Art theft is an ancient and complicated crime. When you take a look at the some of the most famous cases of art thefts in history, you see thoroughly prepared operations that involve art dealerships, art fakers, mobsters, ransoms, and countless dollars. Here you can check out a few of the most well-known cases of art theft in the history.
The First Theft:
The very first documented case of art theft remained in 1473, when two panels of altarpiece of the Last Judgment by the Dutch painter Hans Memling were stolen. While the triptych was being carried by ship from the Netherlands to Florence, the ship was attacked by pirates who took it to the Gdansk cathedral in Poland. Nowadays, the piece is shown at the National Museum in Gdansk where it was recently moved from the Basilica of the Assumption.
The The Majority Of Famous Theft:
The most well-known story of art theft involves among the most famous paintings on the planet and among the most famous artists in history as a suspect. In the night of August 21, 1911, the Mona Lisa was stolen from the Louver. Soon after, Pablo Picasso was jailed and questioned by the authorities, but was released rapidly.
It turned out that the 30 × 21 inch painting was taken by one of the museum employees by the name of Vincenzo Peruggia, who simply carried it concealed under his coat. The criminal offense was carefully conducted by a notorious con man, Eduardo de Valfierno, who was sent out by an art faker who planned to make copies and sell them as if they were the initial painting.
While Yves Chaudron, the art faker, was busy producing copies for the popular masterpiece, Mona Lisa was still concealed at Peruggias home. Ultimately, Peruggia was caught by the police while attempting to offer the painting to an art dealership from Florence, Italy.
The Biggest Theft in the USA:
The greatest art theft in United States took place at the Isabella Stewart Gardner Museum. On the night of March 18, 1990, a group of burglars using cops uniforms burglarized the museum and took thirteen paintings whose cumulative value was approximated at around 300 million dollars. The thieves took 2 paintings and one print by Rembrandt, and works of Vermeer, Manet, Degas, Govaert Flinck, in addition to a French and a Chinese artifact.
Since yet, none of the paintings have been discovered and the case is still unsolved. Inning accordance with recent rumors, the FBI are investigating the possibility that the Boston Mob together with French art dealerships are connected to the criminal offense.
The painting by Edvard Munchs, The Scream, is most likely the most demanded painting by art burglars in history. It has been stolen two times and was just just recently recuperated. In 1994, throughout the Winter Olympics https://medium.com/@kurtcriter in Lillehammer, Norway, The Scream was taken from an Oslo gallery by 2 burglars who broke through an open window, set off the alarm and left a note stating: thanks for the poor security.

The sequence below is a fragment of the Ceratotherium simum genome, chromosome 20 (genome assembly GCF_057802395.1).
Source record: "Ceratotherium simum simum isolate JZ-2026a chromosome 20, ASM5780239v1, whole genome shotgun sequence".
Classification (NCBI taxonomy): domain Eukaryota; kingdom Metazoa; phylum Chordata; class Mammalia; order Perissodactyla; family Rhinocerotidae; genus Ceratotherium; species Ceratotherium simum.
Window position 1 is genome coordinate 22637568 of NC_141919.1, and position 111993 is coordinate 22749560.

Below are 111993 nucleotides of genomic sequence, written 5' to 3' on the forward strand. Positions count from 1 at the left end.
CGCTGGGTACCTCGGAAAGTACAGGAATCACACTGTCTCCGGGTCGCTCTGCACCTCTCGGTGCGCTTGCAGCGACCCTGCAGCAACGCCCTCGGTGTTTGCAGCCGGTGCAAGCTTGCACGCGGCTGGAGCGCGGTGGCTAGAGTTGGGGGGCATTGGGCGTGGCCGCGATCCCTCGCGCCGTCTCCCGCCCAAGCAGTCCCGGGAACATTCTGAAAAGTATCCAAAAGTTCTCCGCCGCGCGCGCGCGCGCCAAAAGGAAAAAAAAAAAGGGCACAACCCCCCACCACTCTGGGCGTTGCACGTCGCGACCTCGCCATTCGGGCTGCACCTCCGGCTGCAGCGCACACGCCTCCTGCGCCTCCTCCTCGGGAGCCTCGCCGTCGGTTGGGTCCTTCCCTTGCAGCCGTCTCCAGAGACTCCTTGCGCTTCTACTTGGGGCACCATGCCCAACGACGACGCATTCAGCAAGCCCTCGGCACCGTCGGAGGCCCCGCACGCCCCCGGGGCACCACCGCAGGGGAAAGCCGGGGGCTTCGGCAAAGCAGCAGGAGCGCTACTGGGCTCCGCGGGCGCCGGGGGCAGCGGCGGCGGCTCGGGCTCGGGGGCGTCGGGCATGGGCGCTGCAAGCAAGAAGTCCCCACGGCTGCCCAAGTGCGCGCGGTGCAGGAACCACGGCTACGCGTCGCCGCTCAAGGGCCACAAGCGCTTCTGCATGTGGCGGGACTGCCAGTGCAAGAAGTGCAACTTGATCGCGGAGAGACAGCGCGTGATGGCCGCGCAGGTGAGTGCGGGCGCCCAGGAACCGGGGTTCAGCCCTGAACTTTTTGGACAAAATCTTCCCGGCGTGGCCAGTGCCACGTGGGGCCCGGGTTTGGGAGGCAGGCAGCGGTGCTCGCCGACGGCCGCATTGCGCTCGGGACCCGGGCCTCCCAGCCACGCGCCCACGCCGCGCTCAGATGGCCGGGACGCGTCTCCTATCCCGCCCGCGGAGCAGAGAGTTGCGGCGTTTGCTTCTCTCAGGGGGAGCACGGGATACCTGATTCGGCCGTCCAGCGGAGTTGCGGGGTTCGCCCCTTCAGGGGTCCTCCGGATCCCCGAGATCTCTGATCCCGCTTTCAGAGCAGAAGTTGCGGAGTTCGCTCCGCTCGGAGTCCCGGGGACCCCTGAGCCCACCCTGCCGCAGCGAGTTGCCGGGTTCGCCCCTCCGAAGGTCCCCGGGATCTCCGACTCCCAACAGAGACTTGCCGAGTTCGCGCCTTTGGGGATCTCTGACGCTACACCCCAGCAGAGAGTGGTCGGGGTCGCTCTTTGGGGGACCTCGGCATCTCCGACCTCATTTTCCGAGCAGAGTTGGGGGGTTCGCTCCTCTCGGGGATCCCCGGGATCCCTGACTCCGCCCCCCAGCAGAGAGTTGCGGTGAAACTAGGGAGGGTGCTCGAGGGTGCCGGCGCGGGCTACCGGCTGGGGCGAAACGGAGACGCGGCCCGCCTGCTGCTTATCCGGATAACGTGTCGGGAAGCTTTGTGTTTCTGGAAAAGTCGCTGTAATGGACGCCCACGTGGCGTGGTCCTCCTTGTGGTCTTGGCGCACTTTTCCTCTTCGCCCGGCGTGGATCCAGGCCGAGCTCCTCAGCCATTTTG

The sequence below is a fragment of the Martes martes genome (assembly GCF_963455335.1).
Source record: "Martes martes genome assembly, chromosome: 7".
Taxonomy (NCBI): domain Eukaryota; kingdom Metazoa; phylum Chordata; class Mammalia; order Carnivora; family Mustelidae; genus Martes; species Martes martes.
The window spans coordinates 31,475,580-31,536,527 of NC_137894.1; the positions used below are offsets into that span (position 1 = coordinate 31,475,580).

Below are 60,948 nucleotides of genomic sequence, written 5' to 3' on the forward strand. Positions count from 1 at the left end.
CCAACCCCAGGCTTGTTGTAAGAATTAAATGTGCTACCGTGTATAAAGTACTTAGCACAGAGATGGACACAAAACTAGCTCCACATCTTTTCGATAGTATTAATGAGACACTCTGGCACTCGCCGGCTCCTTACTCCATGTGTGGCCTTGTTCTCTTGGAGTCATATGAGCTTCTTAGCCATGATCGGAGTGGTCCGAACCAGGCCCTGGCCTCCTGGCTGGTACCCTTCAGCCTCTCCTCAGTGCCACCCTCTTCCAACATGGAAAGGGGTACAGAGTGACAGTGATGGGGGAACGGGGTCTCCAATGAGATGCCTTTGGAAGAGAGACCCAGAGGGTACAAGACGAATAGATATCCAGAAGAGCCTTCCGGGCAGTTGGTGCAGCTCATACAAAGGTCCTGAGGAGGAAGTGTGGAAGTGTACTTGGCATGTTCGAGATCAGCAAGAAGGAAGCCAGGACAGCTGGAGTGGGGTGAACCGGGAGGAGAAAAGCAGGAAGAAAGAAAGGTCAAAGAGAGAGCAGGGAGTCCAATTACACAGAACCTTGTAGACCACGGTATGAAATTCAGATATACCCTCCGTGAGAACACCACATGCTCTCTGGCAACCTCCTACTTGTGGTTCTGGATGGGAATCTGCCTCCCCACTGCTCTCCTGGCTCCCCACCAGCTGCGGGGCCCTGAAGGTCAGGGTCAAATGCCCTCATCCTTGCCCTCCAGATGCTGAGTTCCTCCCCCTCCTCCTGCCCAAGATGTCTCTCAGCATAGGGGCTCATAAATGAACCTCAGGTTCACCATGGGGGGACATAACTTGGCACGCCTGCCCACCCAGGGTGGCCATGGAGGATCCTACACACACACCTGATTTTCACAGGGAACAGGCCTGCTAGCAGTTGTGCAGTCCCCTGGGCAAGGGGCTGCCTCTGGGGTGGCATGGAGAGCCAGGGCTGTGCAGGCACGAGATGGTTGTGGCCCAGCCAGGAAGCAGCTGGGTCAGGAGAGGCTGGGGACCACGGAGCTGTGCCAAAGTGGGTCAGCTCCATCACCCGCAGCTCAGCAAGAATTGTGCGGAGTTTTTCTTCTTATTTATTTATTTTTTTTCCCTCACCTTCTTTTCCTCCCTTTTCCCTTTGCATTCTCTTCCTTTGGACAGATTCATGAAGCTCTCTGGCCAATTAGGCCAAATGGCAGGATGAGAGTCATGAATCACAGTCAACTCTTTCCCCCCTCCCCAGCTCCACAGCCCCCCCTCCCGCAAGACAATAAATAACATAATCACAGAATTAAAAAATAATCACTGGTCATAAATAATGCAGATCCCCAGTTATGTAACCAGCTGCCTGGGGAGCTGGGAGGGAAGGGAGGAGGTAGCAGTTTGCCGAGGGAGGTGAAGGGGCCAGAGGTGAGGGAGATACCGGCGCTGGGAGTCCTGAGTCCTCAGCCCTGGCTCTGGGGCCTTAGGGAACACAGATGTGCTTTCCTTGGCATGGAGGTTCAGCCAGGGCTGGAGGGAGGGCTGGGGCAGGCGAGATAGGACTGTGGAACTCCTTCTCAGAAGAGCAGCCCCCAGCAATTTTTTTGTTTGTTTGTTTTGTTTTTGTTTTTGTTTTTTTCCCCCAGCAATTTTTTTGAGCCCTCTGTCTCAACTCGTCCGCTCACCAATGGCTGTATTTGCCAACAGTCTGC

3 months later on, the holders of the painting approached the Norwegian Federal government with an offer: 1 million dollars ransom for Edvard Munchs The Scream. The Government denied the deal, but the Norwegian police worked together with the British Cops and the Getty Museum to arrange a sting operation that revived the painting to where it belongs.
While Museum authorities waiting for the burglars to request ransom money, rumors declared that both paintings were burned to hide proof. Eventually, the Norwegian police found the two paintings on August 31, 2006 however the truths on how they were recuperated are not known.
When you look at the some of the most famous cases of art thefts in history, you see completely planned operations that involve art dealers, art fakers, mobsters, ransoms, and millions of dollars. The most well-known story of art theft includes one of the most popular paintings in the world and one of the most well-known artists in history as a suspect. The crime was carefully performed by a infamous con guy, Eduardo de Valfierno, who was sent out by an art faker who meant to make copies and sell them as if they were the initial painting.
Eventually, Peruggia was captured by the police while attempting to sell the painting to an art dealer from Florence, Italy. The painting by Edvard Munchs, The Scream, is most likely the most looked for after painting by art burglars in history.